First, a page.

How to Start Marketing Your Podcast with Taesha Glasgow

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Episode Summary

In today’s episode we are joined by Taesha Glasgow, who is a partner at a podcast marketing agency based in Leeds called The Pod Squad. Taesha is also the host for the Just Sleep podcast and we’re gonna discuss podcast marketing strategies, ways to grow your audience and everything else that goes into promoting a podcast. Enjoy!

Enjoy! 

You can find this episode on YouTube:

https://youtu.be/ss7nsDeJ2QY

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Episode Transcript

[Excerpt] Taesha: And I say, well, what are you doing right now to grow your show? They say, oh, I post on LinkedIn or I post on Facebook or Twitter and that’s all I do. And then I say, well, that’s probably why the growth is not happening

[00:00:35] Nemanja: welcome to another episode of The Nootka Sound Podcast. I’m your host pneumonia. And today we’re joined by Taesha Glasgow, who is a partner at The Pod Squad, which is a podcast marketing agency based in Leeds. And she’s also the host for the Just Sleep podcast. Are we going to get into promoting and growing your show and what is the best way to go about doing that?

Thank you so much for joining us. It’s a pleasure to have you here. Thanks for having me. Sure. Let’s jump right into it. And to start us off. Can you tell us what are your three most favorite podcasts? Well,

[00:01:08] Taesha: this was interesting cause I, I listened to tons of podcasts in the course of my work. And so I’m going to, I’m going to name.

A podcast that’s particularly my favorite, which is the fall of civilizations podcast, which for some reason I can listen to again and again and again and again. So that’s, that’s definitely one of my favorites, a new podcast that I’ve been listening to that I’ve been enjoying is a podcast called bridge to you.

It’s understanding black unity and. I’m also going to give a shameless plug for my own podcast. Always see. Well, we see one of my favorites, which is just sleep bedtime stories for adults, which is a podcast that I started in March of this year and has been doing really well. We’ve we’ve done 1.5 million downloads so far.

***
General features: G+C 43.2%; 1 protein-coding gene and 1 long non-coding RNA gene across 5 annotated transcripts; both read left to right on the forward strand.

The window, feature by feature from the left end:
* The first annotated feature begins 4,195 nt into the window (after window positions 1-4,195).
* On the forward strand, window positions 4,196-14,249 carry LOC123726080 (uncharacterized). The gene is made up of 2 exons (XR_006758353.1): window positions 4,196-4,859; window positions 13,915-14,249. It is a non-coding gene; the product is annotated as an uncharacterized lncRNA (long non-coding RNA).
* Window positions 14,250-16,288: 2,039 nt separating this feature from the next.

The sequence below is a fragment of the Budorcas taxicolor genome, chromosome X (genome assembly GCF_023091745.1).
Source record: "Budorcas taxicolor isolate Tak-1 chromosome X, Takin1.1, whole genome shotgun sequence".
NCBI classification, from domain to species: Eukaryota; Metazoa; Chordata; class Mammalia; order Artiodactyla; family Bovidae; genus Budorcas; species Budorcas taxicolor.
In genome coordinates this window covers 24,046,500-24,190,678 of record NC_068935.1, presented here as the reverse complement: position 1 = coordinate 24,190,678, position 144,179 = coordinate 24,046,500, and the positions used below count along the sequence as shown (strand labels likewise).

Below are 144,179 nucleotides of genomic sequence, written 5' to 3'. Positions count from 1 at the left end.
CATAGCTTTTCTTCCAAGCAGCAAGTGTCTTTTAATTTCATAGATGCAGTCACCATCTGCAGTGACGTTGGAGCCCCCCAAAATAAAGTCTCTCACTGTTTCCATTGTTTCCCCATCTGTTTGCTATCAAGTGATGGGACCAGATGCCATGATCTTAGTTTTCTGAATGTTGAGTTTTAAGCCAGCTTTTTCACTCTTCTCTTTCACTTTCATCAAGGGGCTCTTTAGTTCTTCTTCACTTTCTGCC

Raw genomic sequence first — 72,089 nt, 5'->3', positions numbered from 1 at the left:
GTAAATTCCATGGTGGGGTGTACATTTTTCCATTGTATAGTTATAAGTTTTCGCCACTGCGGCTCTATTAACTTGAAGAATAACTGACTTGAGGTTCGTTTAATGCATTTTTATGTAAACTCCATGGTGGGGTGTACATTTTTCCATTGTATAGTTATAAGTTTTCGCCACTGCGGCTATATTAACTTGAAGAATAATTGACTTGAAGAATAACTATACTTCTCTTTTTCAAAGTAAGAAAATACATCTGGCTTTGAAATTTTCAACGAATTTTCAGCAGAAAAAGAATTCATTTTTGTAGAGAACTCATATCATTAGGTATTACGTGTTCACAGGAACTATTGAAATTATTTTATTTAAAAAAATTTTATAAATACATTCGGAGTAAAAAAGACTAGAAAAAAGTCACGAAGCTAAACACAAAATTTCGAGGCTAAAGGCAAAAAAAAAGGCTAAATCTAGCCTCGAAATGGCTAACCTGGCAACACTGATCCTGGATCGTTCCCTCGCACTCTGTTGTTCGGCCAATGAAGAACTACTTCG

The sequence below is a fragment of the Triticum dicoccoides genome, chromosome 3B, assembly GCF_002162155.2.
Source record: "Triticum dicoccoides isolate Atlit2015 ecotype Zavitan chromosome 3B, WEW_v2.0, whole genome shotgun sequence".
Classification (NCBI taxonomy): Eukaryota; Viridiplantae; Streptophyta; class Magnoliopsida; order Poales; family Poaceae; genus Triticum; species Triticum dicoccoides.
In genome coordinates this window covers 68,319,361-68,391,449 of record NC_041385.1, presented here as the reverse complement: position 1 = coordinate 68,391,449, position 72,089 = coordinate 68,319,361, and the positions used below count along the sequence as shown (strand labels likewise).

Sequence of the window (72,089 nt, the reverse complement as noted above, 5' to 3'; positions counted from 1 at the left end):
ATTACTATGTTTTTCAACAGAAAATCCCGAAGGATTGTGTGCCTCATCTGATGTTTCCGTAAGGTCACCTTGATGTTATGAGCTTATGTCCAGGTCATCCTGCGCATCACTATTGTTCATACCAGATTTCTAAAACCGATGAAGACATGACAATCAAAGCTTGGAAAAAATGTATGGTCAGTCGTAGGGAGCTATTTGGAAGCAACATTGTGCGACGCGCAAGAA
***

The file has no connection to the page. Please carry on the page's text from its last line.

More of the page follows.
[00:01:58] Nemanja: Wow, awesome. Yep. Yeah. And the keys. Tell me what are the qualities that these shows have that makes them your favorite?

[00:02:06] Taesha: Um, well with fall of civilizations, it’s just the storytelling. It’s it’s he does it really well. And it’s really interesting content. I remember I learned about the Incas when I was a kid.

And, and so when he did that kind of episode, I was totally hooked. And with the bridge do podcasts, it’s really the mission of her show. I’m wanting to unite black people from all different parts of the world. So I really appreciate her mission and obviously it was just sleep. It’s mine. So, but I would say, I would say that something about the creation of my podcast, when I started it, it was really an experiment and a project.

And over time I really started to love the fact that I am actually helping people. Because when I get that feedback from someone saying like, you really helped me and falling asleep and all of that, it’s kind of shifted from being an experiment, to be something that I really enjoy helping people. So. I totally love that.

[00:03:04] Nemanja: I got it. Okay. Before we move on, can you tell us how you got into podcasting and how the pod squad came to be?

[00:03:12] Taesha: So I have been in digital marketing for many years. I won’t say how many years, but let’s just see early noughties. Um, so I’ve, I’ve been in marketing for awhile and I did a lot of SEO, a lot of digital marketing, and I had to try and find links for my clients for, for SEO purposes.

Defensible links. So, you know, links that are going to stand the test of time. The Google are not going to be like, you know, this is spam. And during the course of my work and researching new and new ways to get those links for clients, I came across podcasting because obviously in the show notes and on people’s websites, links are placed to, to the guests website.

So I started down that road. And it’s really started when I was researching, really started to think, hang on a minute, this, this is not only great for my work, but I’m really interested in it because in the back of my mind, since I was a kid I’ve been interested in audio and the thought of being involved in audio, I went into a different route when I actually went to university, but a lot of people used to encourage me and say, well, well, you know, you really should be doing kinda like broadcasting and blah, blah, blah.

So at the time when I came across podcasting and it was just. Kind of like a fusion of something that I wanted to do for awhile and my marketing. And it was just like, yeah, pretty good combination. So that’s how I got into, into podcasting and pod squad. We really started with podcast guesting services to begin with.

So we replaced replacing experts on two shows, and now we’ve evolved into doing podcasts and marketing. Because with the experience of working on my own show and driving that to succeed, it’s just been working out pretty well. Awesome. Glad to hear it.

[00:05:07] Nemanja: So let’s say I was thinking of doing a brand new show and I came to you guys.

Why would you say would be the first step that we’d actually do in regards to launching the show?